And look, I was a kid once. I like marshmallow fluff as much as the next guy. But that’s the place for it. 

Jeff White: I only liked it in Heavenly Hash Ice Cream, but-

Carman Pirie: Solid ice cream, it should be noted. 

Jeff White: It was. It was good. But I do think there are opportunities to show value potentially more quickly with those organizations to get the sales team to understand that what you’re doing is actually having a net benefit, like perhaps there’s untested demand generation campaigns that could be released that have previously never been tried within those organizations, or account-based initiatives, or things like that. I think you’re probably gonna see a lot more people doubling down on some of those other technologies to begin to target those accounts, too. 

Carman Pirie: I think anytime you begin to elevate the focus on your existing customers it opens up a lot of kind of different opportunities, and I think for marketers, some muscles that they’re not used to flexing. So, I would tend to… I mean, yeah, I think some of those more account-based kind of technologies, like I’m thinking of email signature type of technology that operates at the account level, that stuff can be very powerful in terms of fueling a customer-service-driven account expansion initiative, like those little pieces of technology.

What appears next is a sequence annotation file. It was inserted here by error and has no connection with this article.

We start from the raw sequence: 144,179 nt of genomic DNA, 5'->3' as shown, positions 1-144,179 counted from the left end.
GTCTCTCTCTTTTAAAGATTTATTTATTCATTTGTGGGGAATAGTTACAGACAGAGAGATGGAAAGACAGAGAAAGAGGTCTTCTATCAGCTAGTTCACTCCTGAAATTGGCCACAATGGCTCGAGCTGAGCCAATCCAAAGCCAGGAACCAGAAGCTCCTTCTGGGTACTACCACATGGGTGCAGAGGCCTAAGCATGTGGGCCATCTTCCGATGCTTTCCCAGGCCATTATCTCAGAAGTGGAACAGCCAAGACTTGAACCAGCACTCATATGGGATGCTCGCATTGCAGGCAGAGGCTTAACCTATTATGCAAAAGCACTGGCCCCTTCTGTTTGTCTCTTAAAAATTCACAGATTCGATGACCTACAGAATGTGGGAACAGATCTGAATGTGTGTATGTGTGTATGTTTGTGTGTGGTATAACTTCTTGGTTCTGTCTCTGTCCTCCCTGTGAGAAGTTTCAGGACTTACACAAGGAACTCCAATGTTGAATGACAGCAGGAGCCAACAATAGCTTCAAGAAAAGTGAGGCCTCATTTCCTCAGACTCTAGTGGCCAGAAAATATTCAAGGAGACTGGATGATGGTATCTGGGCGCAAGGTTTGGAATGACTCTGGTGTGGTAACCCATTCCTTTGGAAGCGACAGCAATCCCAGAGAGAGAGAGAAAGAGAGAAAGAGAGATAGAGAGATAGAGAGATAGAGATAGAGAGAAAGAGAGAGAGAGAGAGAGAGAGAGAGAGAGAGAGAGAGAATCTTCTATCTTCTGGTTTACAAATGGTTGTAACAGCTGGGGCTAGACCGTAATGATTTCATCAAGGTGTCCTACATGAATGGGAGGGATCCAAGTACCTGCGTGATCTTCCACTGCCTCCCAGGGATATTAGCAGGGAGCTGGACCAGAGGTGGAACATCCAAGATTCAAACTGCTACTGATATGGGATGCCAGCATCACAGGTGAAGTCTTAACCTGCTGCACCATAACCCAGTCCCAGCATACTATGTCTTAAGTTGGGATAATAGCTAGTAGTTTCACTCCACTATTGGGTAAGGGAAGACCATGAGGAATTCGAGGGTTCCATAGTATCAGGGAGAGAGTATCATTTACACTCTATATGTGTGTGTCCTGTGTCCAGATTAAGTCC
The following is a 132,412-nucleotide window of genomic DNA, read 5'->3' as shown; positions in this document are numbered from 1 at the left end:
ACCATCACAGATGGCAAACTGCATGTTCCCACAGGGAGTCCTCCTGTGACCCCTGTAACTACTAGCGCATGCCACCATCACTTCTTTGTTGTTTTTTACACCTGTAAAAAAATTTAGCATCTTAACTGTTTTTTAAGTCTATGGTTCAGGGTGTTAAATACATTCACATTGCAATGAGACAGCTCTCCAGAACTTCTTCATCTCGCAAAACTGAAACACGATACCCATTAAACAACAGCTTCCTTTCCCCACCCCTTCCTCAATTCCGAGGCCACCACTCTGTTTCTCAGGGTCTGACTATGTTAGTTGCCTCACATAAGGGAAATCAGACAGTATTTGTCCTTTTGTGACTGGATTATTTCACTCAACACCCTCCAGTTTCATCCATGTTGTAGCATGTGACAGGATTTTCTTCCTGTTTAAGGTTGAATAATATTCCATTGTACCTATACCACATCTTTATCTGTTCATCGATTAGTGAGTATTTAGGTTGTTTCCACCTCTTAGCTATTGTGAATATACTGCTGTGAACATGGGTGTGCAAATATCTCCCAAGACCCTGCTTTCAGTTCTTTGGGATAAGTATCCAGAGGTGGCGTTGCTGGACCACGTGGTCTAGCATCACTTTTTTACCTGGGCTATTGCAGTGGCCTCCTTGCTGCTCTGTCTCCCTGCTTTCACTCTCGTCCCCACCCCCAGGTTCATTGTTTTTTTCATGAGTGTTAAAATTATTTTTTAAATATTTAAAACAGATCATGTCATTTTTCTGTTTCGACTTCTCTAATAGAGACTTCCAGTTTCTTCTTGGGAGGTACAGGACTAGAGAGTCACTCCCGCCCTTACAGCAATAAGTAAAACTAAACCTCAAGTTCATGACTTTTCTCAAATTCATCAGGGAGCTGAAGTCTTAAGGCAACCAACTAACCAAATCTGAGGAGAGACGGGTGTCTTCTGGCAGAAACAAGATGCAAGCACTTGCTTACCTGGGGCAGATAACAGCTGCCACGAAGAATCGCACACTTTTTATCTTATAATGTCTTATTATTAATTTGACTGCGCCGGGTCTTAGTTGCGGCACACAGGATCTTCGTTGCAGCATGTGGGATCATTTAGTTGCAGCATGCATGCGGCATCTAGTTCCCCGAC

But I think you could go quite a bit lower-tech than that. I think there are an awful lot of B2B manufacturers that have an onboarding process, for example, for new customers that is extensive. It takes a while to bring a new customer on board, have maybe your equipment synchronize with theirs, or whatever. There’s often lots of kind of things that need to happen before that business relationship really starts churning in a predictable, consistent, and seamless way. In those organizations, that onboarding process may largely just be in somebody’s head, or it may be something that is communicated very administratively, if you will. But you know, often marketers can find ways to introduce that information more in advance to show a level of discipline even during the sales process that kind of signals to a prospect that this is the quality of after-sale care that you’re going to get. They’re often able to elevate it. 

Even things like onboarding guides or what have you that are delivered to customers once they sign on the line that is dotted, those types of things can drive real serious impact and value to a sales, or onboarding, or customer service team, right? 

Jeff White: Yeah. That stuff brings a lot of confidence. 

Carman Pirie: Yeah. And they’re fairly low tech. But in almost every organization, that type of information typically isn’t really infused with any kind of brand personality, or positioning, or thinking towards that type of stuff. You know what I mean? It’s a serious touch point with a new customer and it’s very… it’s so often just not managed really at all from a-

Jeff White: It’s administrative. 

Carman Pirie: Yeah. It’s not managed through the lens of we’re actually trying to create a positive impression and perception of our brand at this time, too. 

Jeff White: Yeah. Yeah. Even though we already got you, we’re gonna keep pushing.